Covid-19 downturn not as bad as feared; crisis not over: IMF chief
WASHINGTON (AFP) – Amid a flood of government spending, the global downturn sparked by the coronavirus pandemic will not be as bad as originally feared, IMF chief Kristalina Georgieva said Tuesday, but she warned that the crisis is far from over.
“The picture today is less dire … allowing for a small upward revision to our global forecast for 2020,” she said in a speech ahead of IMF-World Bank autumn meetings next week, when the IMF is due to present its updated forecasts.
In June, the Washington-based crisis lender projected a nearly five percent contraction of global GDP, but results in the second and third quarters were better than expected.
Georgieva credited the “extraordinary policy measures that put a floor under the world economy” which amounted to $12 trillion in fiscal support to households and firms.
But she warned governments not to prematurely withdraw the help they have provided, since the outlook for next year is mixed and rife with uncertainties and risks.
After more than a million deaths, “this calamity is far from over. All countries are now facing what I would call ‘The Long Ascent’ — a difficult climb that will be long, uneven, and uncertain,” Georgieva said.
In the United States and Europe the downturn, though painful, was not as bad as economists feared at the outset, and China is seeing “a faster-than-expected recovery.”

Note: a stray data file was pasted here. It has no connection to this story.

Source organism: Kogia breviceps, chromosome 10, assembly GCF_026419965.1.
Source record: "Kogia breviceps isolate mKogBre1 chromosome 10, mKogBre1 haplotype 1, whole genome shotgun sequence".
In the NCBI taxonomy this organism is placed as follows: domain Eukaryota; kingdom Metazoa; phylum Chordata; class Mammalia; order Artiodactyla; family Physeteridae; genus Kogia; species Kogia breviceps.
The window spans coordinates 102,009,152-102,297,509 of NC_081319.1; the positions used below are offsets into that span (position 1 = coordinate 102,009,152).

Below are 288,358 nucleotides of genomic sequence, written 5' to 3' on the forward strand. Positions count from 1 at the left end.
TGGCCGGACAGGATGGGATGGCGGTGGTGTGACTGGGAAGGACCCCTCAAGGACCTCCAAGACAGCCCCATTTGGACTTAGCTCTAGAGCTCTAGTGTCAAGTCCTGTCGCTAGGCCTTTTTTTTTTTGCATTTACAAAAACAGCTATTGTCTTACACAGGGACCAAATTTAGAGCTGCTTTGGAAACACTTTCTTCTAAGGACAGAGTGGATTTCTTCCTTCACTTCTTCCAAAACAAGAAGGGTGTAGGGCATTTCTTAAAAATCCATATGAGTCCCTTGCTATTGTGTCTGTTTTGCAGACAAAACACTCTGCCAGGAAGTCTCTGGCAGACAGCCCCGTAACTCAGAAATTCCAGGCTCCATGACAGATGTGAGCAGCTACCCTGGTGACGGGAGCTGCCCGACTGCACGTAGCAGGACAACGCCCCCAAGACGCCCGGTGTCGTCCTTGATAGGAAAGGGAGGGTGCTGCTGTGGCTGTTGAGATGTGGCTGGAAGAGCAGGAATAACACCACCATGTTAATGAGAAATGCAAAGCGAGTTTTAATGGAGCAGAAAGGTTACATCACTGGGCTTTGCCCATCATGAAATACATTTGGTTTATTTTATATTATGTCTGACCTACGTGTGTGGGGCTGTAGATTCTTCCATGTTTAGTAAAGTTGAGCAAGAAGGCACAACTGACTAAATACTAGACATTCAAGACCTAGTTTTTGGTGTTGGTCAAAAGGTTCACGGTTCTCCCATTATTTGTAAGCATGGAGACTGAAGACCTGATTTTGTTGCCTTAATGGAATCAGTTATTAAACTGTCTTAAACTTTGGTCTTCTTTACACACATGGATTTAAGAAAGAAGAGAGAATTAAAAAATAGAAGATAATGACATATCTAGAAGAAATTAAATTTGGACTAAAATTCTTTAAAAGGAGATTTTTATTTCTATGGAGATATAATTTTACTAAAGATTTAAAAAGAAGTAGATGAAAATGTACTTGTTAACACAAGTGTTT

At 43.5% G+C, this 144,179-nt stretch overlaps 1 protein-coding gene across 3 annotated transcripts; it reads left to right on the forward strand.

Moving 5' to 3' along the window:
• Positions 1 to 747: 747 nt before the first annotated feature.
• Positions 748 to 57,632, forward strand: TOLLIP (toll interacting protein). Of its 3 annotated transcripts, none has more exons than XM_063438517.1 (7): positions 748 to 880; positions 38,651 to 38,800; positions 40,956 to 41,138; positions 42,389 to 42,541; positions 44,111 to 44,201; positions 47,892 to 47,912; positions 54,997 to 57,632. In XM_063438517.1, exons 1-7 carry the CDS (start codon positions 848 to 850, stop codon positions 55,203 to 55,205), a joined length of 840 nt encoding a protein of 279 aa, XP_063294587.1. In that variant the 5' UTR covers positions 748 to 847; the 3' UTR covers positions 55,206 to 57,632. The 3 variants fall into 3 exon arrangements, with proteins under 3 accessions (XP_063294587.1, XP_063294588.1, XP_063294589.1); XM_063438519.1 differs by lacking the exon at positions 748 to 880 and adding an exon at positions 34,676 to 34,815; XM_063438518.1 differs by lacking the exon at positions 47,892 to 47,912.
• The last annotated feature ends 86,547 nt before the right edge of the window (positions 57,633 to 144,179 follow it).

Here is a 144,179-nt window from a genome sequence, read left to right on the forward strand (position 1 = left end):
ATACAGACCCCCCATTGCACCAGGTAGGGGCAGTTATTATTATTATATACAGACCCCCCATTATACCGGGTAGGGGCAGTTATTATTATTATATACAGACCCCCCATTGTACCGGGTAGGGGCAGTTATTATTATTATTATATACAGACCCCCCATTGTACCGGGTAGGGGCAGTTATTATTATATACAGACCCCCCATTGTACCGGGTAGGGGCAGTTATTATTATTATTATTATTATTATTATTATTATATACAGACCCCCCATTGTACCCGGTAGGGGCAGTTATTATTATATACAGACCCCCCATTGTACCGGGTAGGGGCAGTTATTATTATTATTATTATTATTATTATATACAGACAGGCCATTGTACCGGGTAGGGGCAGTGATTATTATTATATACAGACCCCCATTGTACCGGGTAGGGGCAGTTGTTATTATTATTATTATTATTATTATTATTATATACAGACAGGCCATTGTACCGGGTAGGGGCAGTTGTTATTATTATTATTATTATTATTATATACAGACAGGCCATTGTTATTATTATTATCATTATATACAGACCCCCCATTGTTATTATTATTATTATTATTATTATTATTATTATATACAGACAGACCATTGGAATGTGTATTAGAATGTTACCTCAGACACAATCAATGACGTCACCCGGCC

But the news elsewhere is bad: “In low-income countries, the shocks are so profound that we face the risk of a ‘lost generation,’” she said.
“There is also now the risk of severe economic scarring from job losses, bankruptcies, and the disruption of education.”
Low-income countries have not had the resources to spend as much to support jobs and businesses, and also will need help to deal with their debt burden, including through more grants and debt restructuring.
She likened the crisis to World War II when leaders “forged a better world in the worst possible moment,” and called for governments to continue support for workers as long as it is needed, while spending to create a better, more equitable, economic system.
“Where the pandemic persists, it is critical to maintain lifelines across the economy, to firms and workers,” she said. “Cut the lifelines too soon, and the Long Ascent becomes a precipitous fall.”
But, Georgieva said, “We cannot afford simply to rebuild the old economy, with its low growth, low productivity, high inequality, and worsening climate crisis,” and she called for more spending on green jobs which can generate more employment.
“This will require both stimuli for job creation, especially in green investment, and cushioning the impact on workers,” she said. “Safeguarding social spending will be critical for a just transition to new jobs.”
She referred to an IMF report released Monday showing that increasing spending by just one percent of GDP could create 33 million new jobs.